“We use images like a weapon to fight for social causes,” says a man in the trailer for INSIDE OUT: The People’s Art Project, a new documentary that airs on HBO tonight. The doc tells the story of JR’s INSIDE OUT, a global art project in which anyone, anywhere, can send the artist a portrait and have a poster-sized version sent back to them for pasting in public spaces. JR: My wish: Use art to turn the world inside out Since the project’s launch in 2011, when JR received the TED Prize, these oversized black-and portraits with a faded polka dot motif in the background have become a fixture on the walls, fences and sidewalks all around the world. To date, more than 130,000 INSIDE OUT posters have been pasted in more than 100 countries.
INSIDE OUT: The People’s Art Project, directed by Alastair Siddons, isn’t about untangling the identity of JR — who always appears in public wearing Ray Bans and fedora. Instead, it aims to show how people around the globe have made this fascinating project their own. Yes, cameras show JR in his Paris studio but, from there, they travel to Haiti, where photographer Benoit has pasted up dozens of images of those living in tent cities following the devastating earthquake of 2010. The message: that while hardship continues in the country, people remain infused with hope.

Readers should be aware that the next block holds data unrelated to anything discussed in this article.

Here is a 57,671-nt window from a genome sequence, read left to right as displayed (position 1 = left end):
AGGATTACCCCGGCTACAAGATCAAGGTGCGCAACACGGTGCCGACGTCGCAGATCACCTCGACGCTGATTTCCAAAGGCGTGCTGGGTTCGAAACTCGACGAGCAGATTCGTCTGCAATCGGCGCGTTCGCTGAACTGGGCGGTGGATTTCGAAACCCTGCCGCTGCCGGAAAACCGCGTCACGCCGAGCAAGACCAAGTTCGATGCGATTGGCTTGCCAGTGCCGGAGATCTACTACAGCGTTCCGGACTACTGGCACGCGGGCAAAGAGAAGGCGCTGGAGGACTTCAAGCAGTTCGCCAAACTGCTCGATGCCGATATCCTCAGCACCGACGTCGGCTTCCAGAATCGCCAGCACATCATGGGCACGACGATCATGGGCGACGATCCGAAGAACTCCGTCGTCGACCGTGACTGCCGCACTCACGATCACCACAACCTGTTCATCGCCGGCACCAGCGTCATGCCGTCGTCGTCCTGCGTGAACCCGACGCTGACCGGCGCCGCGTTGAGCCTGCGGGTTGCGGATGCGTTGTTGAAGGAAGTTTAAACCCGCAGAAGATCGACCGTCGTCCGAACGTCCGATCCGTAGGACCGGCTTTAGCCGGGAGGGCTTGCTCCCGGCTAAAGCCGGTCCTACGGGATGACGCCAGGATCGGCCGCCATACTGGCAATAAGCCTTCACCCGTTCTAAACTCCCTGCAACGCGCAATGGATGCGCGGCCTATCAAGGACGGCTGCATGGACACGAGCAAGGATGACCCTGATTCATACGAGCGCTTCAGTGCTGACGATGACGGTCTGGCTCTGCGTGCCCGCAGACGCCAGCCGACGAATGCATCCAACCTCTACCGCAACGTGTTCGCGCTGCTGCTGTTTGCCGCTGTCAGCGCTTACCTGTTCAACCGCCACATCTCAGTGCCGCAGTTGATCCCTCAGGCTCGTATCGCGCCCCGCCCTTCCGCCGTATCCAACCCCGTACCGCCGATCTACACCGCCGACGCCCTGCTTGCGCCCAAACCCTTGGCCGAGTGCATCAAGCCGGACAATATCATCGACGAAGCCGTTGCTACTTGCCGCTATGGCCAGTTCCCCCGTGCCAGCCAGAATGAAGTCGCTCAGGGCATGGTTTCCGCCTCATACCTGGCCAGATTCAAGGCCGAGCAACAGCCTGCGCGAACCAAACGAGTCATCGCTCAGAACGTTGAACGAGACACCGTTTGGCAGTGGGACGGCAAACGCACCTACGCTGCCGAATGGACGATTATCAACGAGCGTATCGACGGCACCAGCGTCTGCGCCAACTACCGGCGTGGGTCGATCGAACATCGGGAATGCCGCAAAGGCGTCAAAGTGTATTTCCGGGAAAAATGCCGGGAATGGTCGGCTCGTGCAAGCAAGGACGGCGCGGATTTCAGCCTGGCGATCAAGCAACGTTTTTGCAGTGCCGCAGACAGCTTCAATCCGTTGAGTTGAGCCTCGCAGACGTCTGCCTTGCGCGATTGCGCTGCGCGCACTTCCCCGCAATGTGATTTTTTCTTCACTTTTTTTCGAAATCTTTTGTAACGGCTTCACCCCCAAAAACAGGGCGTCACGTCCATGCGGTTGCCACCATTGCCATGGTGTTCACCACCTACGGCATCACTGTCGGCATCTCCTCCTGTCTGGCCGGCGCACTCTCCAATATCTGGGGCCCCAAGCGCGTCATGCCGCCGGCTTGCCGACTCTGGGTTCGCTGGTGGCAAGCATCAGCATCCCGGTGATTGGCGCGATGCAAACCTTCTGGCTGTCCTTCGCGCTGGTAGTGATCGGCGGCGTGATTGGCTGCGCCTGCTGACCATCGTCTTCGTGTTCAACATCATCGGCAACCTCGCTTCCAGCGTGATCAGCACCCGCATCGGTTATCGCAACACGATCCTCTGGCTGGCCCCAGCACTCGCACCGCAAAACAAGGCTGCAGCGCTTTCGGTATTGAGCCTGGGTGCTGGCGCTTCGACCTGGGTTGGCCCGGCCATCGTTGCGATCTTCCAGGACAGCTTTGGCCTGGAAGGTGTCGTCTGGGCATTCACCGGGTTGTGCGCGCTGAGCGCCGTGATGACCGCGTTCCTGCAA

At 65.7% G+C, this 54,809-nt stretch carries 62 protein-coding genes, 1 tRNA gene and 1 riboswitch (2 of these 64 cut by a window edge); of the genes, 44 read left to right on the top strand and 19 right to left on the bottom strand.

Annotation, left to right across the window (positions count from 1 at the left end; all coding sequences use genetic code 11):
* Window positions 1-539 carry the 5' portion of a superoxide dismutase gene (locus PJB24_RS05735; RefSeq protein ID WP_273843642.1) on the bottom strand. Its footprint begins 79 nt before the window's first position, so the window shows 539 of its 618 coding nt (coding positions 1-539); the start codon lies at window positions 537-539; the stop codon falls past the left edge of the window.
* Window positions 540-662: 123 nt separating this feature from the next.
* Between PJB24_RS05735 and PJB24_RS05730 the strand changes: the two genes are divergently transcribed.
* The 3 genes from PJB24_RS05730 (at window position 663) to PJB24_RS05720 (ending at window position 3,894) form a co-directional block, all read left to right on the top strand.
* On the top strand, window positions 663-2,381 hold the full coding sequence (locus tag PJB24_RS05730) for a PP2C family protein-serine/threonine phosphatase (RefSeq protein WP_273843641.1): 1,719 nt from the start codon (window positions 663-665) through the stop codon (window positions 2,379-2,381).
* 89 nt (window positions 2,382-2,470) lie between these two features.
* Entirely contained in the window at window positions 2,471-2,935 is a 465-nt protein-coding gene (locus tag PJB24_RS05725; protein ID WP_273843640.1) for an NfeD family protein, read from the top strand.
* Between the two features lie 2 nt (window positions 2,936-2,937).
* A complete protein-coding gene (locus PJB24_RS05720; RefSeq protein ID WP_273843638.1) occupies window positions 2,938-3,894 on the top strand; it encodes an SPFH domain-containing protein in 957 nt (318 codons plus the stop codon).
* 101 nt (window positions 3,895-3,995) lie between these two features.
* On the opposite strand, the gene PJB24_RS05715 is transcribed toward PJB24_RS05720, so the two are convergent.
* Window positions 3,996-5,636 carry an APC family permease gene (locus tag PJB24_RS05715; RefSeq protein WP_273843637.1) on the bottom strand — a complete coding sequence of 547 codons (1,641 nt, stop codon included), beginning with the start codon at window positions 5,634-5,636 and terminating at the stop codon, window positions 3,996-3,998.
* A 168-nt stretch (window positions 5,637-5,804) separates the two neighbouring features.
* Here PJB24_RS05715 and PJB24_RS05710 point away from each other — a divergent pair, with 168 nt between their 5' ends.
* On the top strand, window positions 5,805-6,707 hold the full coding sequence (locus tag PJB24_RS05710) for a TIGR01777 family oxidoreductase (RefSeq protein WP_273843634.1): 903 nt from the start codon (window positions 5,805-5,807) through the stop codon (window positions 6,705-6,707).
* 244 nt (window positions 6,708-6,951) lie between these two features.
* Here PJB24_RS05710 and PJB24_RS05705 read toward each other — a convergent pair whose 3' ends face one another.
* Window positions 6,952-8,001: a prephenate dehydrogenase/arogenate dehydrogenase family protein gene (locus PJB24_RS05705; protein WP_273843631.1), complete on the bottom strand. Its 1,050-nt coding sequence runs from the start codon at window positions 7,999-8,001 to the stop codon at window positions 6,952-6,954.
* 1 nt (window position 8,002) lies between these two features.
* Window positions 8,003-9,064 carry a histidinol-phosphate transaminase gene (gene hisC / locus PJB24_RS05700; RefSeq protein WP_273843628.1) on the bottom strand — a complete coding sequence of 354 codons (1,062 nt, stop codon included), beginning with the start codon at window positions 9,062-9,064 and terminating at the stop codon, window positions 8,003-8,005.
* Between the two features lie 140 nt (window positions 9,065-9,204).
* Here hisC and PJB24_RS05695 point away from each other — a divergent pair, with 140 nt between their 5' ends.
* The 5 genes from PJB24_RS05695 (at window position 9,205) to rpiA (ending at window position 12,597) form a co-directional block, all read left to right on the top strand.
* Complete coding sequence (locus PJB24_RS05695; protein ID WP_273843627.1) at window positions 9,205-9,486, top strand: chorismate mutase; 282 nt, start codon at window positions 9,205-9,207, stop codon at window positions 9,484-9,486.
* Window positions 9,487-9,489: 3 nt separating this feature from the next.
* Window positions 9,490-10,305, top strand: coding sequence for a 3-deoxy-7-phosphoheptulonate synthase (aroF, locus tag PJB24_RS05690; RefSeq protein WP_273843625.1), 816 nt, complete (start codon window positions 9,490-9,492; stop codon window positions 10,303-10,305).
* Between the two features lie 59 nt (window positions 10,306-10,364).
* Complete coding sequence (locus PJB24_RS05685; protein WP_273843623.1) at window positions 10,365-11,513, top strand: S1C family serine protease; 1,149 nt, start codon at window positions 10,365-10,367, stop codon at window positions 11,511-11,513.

The film goes on to bring viewers to North Dakota and the West Bank, where major INSIDE OUT actions have been launched, as well as to Tunisia, where portraits of everyday people are revolutionary in and of themselves. “We were always seeing pictures of the dictators,” says an INSIDE OUT artist in the country. “Now it’s people—Tunisians.”
INSIDE OUT: The People’s Art Project premiered at the Tribeca Film Festival in New York in April. And tonight, the film makes its television debut on HBO at 9pm ET/PT. The documentary will also be available on demand through June 30. Find out more about the film and its airdates at HBO’s website »
Are you or someone you know interested in launching a worldwide project on the scale of INSIDE OUT? Nominations for the 2014 TED Prize are open, from now until June 16 »